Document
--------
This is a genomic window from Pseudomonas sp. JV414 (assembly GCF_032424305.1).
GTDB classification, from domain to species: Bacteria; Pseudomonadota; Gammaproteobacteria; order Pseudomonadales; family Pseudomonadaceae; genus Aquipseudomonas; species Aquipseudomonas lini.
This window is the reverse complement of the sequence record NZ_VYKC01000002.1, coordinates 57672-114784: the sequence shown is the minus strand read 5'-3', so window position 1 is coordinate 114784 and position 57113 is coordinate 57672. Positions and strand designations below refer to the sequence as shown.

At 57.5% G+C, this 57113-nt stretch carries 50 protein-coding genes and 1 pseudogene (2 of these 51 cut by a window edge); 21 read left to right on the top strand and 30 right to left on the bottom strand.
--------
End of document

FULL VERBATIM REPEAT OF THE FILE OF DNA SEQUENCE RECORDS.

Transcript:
This is a genomic window from Pseudomonas sp. JV414 (assembly GCF_032424305.1).
GTDB classification, from domain to species: Bacteria; Pseudomonadota; Gammaproteobacteria; order Pseudomonadales; family Pseudomonadaceae; genus Aquipseudomonas; species Aquipseudomonas lini.
This window is the reverse complement of the sequence record NZ_VYKC01000002.1, coordinates 57672-114784: the sequence shown is the minus strand read 5'-3', so window position 1 is coordinate 114784 and position 57113 is coordinate 57672. Positions and strand designations below refer to the sequence as shown.

At 57.5% G+C, this 57113-nt stretch carries 50 protein-coding genes and 1 pseudogene (2 of these 51 cut by a window edge); 21 read left to right on the top strand and 30 right to left on the bottom strand.